U.S. Federal Government Tax Revenue

Who really pays the bills?

People discuss something in a conference room.

10'000 Hours / Getty Images

U.S. federal tax revenue is made up of the total tax receipts received by the government each year. Most of it is paid either through income taxes or payroll taxes. The rest is made up of estate taxes, excise and custom duties, and interest on the Federal Reserve's holdings of U.S. Treasurys.

Key Takeaways

  • The bulk of federal tax revenue comes from income taxes, payroll taxes, and corporate taxes.
  • FY 2023 federal revenues aren't enough to pay for spending. That creates a projected $918 billion budget deficit.
  • Tax cuts implemented by Presidents Bush, Obama, and Trump to drive economic growth further reduced revenues.
  • Tax revenue has grown steadily over the past 60 years. It eclipsed $1 trillion for the first time in 1990.

Current Revenue

The U.S. government's total revenue is estimated to be $4.71 trillion for FY 2023.

Per the White House's projections, income taxes are slated to contribute $2.35 trillion. Another $1.59 trillion will come from payroll taxes. This includes $1.10 trillion for Social Security, $342 billion for Medicare, and $55 billion for unemployment insurance. Corporate taxes will add another $284 billion.

The White House also predicts the Federal Reserve, whose revenue comes from a variety of sources, will contribute $76 billion in 2023. The Fed is the bank for federal government agencies, and it pays interest on the billions of dollars in operating funds deposited by these agencies. The remainder of federal revenue comes from excise taxes, tariffs on imports, miscellaneous receipts, and estate taxes.

How Revenue Relates to the Deficit, Debt, and GDP

The government's annual income doesn't cover its spending, which is projected to create a $918 billion budget deficit in 2023. Deficits add to the national debt

Many argue that Congress should only spend what it earns, but that depends on where the economy is in the business cycle. For example, Congress should use deficit spending to expand economic growth in a recession and stimulus spending to create jobs. Once the recession is over, the government should switch from expansionary to contractionary fiscal policy because it's the best time to raise taxes and reduce the deficit and national debt. It also keeps the economy from overheating and forming dangerous bubbles.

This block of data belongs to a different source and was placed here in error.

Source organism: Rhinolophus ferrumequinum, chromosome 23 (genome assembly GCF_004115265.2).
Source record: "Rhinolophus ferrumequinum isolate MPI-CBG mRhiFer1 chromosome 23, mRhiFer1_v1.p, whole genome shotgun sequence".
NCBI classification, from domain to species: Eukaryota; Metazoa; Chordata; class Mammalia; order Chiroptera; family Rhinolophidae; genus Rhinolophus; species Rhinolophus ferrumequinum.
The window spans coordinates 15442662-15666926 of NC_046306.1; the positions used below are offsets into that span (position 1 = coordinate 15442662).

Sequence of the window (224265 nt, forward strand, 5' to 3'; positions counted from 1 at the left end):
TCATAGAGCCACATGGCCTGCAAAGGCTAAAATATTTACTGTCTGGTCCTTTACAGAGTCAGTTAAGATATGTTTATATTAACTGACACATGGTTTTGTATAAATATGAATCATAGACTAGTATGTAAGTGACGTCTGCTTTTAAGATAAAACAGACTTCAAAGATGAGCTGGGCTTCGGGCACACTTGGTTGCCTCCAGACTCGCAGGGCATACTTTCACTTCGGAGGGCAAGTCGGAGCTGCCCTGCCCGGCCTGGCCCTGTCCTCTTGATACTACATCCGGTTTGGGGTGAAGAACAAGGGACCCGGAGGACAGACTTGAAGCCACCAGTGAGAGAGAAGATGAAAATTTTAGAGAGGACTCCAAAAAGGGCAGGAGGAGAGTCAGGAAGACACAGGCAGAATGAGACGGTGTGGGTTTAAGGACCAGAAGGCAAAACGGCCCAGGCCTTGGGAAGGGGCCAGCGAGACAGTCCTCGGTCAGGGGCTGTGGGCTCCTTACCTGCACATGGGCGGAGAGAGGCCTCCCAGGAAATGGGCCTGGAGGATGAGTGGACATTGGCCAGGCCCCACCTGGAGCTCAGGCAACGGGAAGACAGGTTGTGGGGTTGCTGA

The government's 2023 tax revenue projection is 18.1% of gross domestic product (GDP), which is a measurement of a nation's economic output.

U.S. Tax Revenue by Year

Here's a record of income for each fiscal year since 1962. Tax receipts fell off during the recession but started setting new records by FY 2013.

Fiscal Year Revenue
FY 2021 $4.05 trillion
FY 2020 $3.42 trillion
FY 2019 $3.46 trillion
FY 2018 $3.33 trillion
FY 2017 $3.32 trillion
FY 2016 $3.27 trillion
FY 2015 $3.25 trillion
FY 2014 $3.02 trillion
FY 2013 $2.78 trillion
FY 2012 $2.45 trillion
FY 2011 $2.30 trillion
FY 2010 $2.16 trillion
FY 2009 $2.11 trillion
FY 2008 $2.52 trillion
FY 2007 $2.57 trillion
FY 2006 $2.41 trillion
FY 2005 $2.15 trillion
FY 2004 $1.88 trillion
FY 2003 $1.78 trillion
FY 2002 $1.85 trillion
FY 2001 $1.99 trillion
FY 2000 $2.03 trillion
FY 1999 $1.83 trillion
FY 1998 $1.72 trillion
FY 1997 $1.58 trillion
FY 1996 $1.45 trillion
FY 1995 $1.35 trillion
FY 1994 $1.26 trillion
FY 1993 $1.15 trillion
FY 1992 $1.09 trillion
FY 1991 $1.06 trillion
FY 1990 $1.03 trillion
FY 1989 $991.1 billion
FY1988 $909.2 billion
FY 1987 $854.3 billion
FY 1986 $769.2 billion
FY 1985 $734.0 billion
FY 1984 $666.4 billion
FY 1983 $600.6 billion
FY 1982 $617.8 billion
FY 1981 $599.3 billion
FY 1980 $517.1 billion
FY 1979 $463.3 billion
FY 1978 $399.6 billion
FY 1977 $355.6 billion
FY 1976 $298.1 billion
FY 1975 $279.1 billion
FY 1974 $263.2 billion
FY 1973 $230.8 billion
FY 1972 $207.3 billion
FY 1971 $187.1 billion
FY 1970 $192.8 billion
FY 1969 $186.9 billion
FY 1968 $153.0 billion
FY 1967 $148.8 billion
FY 1966 $130.8 billion
FY 1965 $116.8 billion
FY 1964 $112.6 billion
FY 1963 $106.6 billion
FY 1962 $99.7 billion

Frequently Asked Questions (FAQs)

What is the main source of tax revenue for local governments?

Unlike the federal government, most local governments earn the majority of their revenue from property or sales taxes. Income taxes are less common at the local level, but localities in 11 states collect some portion of their revenue in those ways.

How does the government raise revenue?

One way for the federal government to increase revenue is to boost taxes. It has several options for exactly how to do this, though, and economists and policymakers frequently debate the effectiveness of each. Some examples of ways to increase federal tax revenues include directly increasing tax rates, raising rates on wealthier taxpayers, reducing tax exemptions and deductions, and boosting economic activity.

How much are federal taxes?

Federal income taxes are structured in graduated brackets ranging from 10% to 37% of your adjusted gross income. Long-term capital gains are taxed at a different rate, ranging from 0% to 20%.

Was this page helpful?
The Balance uses only high-quality sources, including peer-reviewed studies, to support the facts within our articles. Read our editorial process to learn more about how we fact-check and keep our content accurate, reliable, and trustworthy.
  1. The White House. "Budget for the U.S. Government: Fiscal Year 2023," Page 122.

  2. The White House. "Budget for the U.S. Government: Fiscal Year 2023," Page 123.

  3. Congressional Budget Office. "Historical Budget Data."

  4. Pew Charitable Trusts. "How Local Governments Raise Their Tax Dollars."

  5. The Tax Policy Center. "What Options Would Increase Federal Revenues?"

  6. IRS. "Topic No. 409 Capital Gains and Losses."

  7. IRS. "IRS Provides Tax Inflation Adjustments for 2023."

Related Articles